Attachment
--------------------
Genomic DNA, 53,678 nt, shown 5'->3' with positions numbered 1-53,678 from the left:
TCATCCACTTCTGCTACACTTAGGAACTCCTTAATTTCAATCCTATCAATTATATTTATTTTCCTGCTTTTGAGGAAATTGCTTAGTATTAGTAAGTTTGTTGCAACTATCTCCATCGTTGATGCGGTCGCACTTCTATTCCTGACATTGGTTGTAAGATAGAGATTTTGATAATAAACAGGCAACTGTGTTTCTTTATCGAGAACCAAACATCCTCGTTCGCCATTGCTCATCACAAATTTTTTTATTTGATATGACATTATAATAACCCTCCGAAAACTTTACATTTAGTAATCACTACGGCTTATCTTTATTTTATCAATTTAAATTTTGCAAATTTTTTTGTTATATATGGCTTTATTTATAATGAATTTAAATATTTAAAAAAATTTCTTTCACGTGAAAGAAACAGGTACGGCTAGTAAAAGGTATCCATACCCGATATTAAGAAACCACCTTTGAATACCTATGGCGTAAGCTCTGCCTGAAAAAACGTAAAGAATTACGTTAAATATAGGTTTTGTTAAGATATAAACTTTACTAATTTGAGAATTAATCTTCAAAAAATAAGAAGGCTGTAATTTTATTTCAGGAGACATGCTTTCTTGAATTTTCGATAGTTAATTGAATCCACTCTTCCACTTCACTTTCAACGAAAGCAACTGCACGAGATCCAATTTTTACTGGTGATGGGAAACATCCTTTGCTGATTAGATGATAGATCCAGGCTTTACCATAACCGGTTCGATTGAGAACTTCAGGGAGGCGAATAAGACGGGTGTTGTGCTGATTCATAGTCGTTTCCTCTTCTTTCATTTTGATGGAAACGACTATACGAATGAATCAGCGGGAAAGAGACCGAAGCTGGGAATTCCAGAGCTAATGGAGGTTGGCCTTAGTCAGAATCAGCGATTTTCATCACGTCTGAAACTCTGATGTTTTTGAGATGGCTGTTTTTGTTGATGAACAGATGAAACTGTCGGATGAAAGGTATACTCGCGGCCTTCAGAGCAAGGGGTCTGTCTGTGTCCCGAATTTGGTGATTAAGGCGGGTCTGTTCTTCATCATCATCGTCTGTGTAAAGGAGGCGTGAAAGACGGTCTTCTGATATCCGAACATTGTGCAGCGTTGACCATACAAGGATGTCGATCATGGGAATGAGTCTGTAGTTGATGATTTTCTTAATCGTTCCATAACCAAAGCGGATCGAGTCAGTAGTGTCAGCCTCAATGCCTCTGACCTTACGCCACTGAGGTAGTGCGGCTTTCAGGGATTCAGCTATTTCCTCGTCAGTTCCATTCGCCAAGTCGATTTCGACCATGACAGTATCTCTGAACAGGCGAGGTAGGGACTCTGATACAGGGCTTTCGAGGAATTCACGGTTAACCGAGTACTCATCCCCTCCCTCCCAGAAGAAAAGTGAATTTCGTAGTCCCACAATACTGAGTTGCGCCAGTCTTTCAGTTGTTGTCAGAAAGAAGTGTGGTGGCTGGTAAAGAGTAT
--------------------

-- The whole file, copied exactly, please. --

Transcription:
Genomic DNA, 53,678 nt, shown 5'->3' with positions numbered 1-53,678 from the left:
TCATCCACTTCTGCTACACTTAGGAACTCCTTAATTTCAATCCTATCAATTATATTTATTTTCCTGCTTTTGAGGAAATTGCTTAGTATTAGTAAGTTTGTTGCAACTATCTCCATCGTTGATGCGGTCGCACTTCTATTCCTGACATTGGTTGTAAGATAGAGATTTTGATAATAAACAGGCAACTGTGTTTCTTTATCGAGAACCAAACATCCTCGTTCGCCATTGCTCATCACAAATTTTTTTATTTGATATGACATTATAATAACCCTCCGAAAACTTTACATTTAGTAATCACTACGGCTTATCTTTATTTTATCAATTTAAATTTTGCAAATTTTTTTGTTATATATGGCTTTATTTATAATGAATTTAAATATTTAAAAAAATTTCTTTCACGTGAAAGAAACAGGTACGGCTAGTAAAAGGTATCCATACCCGATATTAAGAAACCACCTTTGAATACCTATGGCGTAAGCTCTGCCTGAAAAAACGTAAAGAATTACGTTAAATATAGGTTTTGTTAAGATATAAACTTTACTAATTTGAGAATTAATCTTCAAAAAATAAGAAGGCTGTAATTTTATTTCAGGAGACATGCTTTCTTGAATTTTCGATAGTTAATTGAATCCACTCTTCCACTTCACTTTCAACGAAAGCAACTGCACGAGATCCAATTTTTACTGGTGATGGGAAACATCCTTTGCTGATTAGATGATAGATCCAGGCTTTACCATAACCGGTTCGATTGAGAACTTCAGGGAGGCGAATAAGACGGGTGTTGTGCTGATTCATAGTCGTTTCCTCTTCTTTCATTTTGATGGAAACGACTATACGAATGAATCAGCGGGAAAGAGACCGAAGCTGGGAATTCCAGAGCTAATGGAGGTTGGCCTTAGTCAGAATCAGCGATTTTCATCACGTCTGAAACTCTGATGTTTTTGAGATGGCTGTTTTTGTTGATGAACAGATGAAACTGTCGGATGAAAGGTATACTCGCGGCCTTCAGAGCAAGGGGTCTGTCTGTGTCCCGAATTTGGTGATTAAGGCGGGTCTGTTCTTCATCATCATCGTCTGTGTAAAGGAGGCGTGAAAGACGGTCTTCTGATATCCGAACATTGTGCAGCGTTGACCATACAAGGATGTCGATCATGGGAATGAGTCTGTAGTTGATGATTTTCTTAATCGTTCCATAACCAAAGCGGATCGAGTCAGTAGTGTCAGCCTCAATGCCTCTGACCTTACGCCACTGAGGTAGTGCGGCTTTCAGGGATTCAGCTATTTCCTCGTCAGTTCCATTCGCCAAGTCGATTTCGACCATGACAGTATCTCTGAACAGGCGAGGTAGGGACTCTGATACAGGGCTTTCGAGGAATTCACGGTTAACCGAGTACTCATCCCCTCCCTCCCAGAAGAAAAGTGAATTTCGTAGTCCCACAATACTGAGTTGCGCCAGTCTTTCAGTTGTTGTCAGAAAGAAGTGTGGTGGCTGGTAAAGAGTAT